October 11‒12, 2018 • Irvine, CA • Abstracts
Thursday, October 11, 2018
Ashley Falzetti, University of Windsor
This paper pulls together conversations on ancient oral history, evidential value, and digital community research to think through the risks and potential of bringing American Indian engagements with digital archives to bare on scholarly understandings of Early American history. Drawing on online discussions of Mihšihkinaahkwa (Little Turtle, 1747-1812) and his belongings I will illustrate both the benefits and challenges of engaging living communities in collective digital archival research.
Amanda Crompton, The Max Planck Institute for the History of Science, and Marc Bolli, Memorial University
Our project queries how digital data and computational analysis can reveal the ephemeral traces of European occupation on the North Atlantic island of Newfoundland. Between ca. 1500 and 1904, Newfoundland’s shorelines were seasonally occupied and abandoned by transient French fishing crews, who crossed the Atlantic every year to prosecute the cod fishery. Many of these sites were never occupied permanently, and now lie abandoned beneath a landscape that has been subject to a century of unintentional rewilding. However, these sites are not lost, for our project uses recent advances in digital data collection and computational developments to read the anthropogenic origins of these landscapes in novel, non-invasive ways.
Christy Hyman, University of Nebraska, Lincoln
Focusing on enslaved runaways’ proximity to waterways and the natural environment within the Great Dismal Swamp, this project uses the functionality of geospatial predictive modelling to create a cost surface of suspected patterns in enslaved fugitive movement as evidenced through enslaved runaway ads posted between 1790 and 1842.
“The Oak of Jerusalem: Flight, Refuge, and Reconnaissance” simulates the political costs of travel by land, river and sea across a seven county area bordering the swamp. All of these impregnable sites overland and the waterways flowing throughout developed into areas of hideouts, temporary forays, and conduits to freedom for enslaved people possessing the navigational literacy to move through.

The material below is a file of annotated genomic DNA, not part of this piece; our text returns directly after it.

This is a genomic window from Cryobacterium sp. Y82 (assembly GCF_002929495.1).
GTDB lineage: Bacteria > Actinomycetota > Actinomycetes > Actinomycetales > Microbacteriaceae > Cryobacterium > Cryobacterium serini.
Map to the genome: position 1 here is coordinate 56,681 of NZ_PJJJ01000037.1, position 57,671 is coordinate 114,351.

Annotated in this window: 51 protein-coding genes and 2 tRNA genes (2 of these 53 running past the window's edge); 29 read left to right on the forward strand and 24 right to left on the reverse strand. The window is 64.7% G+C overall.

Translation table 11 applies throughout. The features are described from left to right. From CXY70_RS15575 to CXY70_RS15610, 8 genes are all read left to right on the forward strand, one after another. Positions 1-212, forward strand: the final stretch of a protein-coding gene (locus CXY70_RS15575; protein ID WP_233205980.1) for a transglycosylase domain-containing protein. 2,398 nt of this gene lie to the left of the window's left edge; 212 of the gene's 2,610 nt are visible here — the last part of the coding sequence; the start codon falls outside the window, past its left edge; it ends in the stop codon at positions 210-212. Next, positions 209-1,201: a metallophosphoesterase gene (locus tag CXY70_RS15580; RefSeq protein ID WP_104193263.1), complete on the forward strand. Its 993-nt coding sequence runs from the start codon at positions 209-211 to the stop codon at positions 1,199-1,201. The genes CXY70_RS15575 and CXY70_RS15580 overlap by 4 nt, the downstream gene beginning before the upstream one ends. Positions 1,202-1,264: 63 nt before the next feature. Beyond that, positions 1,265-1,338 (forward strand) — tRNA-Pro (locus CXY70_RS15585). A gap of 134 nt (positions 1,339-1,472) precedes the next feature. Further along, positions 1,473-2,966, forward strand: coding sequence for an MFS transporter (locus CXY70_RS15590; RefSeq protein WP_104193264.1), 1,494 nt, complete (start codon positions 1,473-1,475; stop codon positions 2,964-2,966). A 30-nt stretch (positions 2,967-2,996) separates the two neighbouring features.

Geospatial technologies are central to this study because of the ways that GIS can build intellectual bridges between historically marginalized experiences and measurable qualities within the Great Dismal Swamp landscape. Using geoprocessing methods employed with ArcGis tools a cost surface is in development to investigate the ways enslaved people appropriated the landscape into areas of refuge and reconnaissance and eventual escape.
Session 4 • (In)Visibility and Conquest: Using Data and Geo-Visualization Techniques to Trace Indigenous Activity in Conquest-Era Peru
Jeremy Mikecz, University of Southern California
For conquest-era Peru, colonial authors commonly erased indigenous histories, geographies, spaces, and even peoples. These authors constructed narratives that privileged the mastery of a few Spaniards while relegating indigenous actors to the background. This paper applies new digital and spatial history techniques as a means to reconstruct indigenous activity as well as its central role in shaping the events colonial authors documented and the spaces they described. In doing so, it proposes a series of digital-ethnohistorical methods to analyze colonial erasures and render native actors visible once again.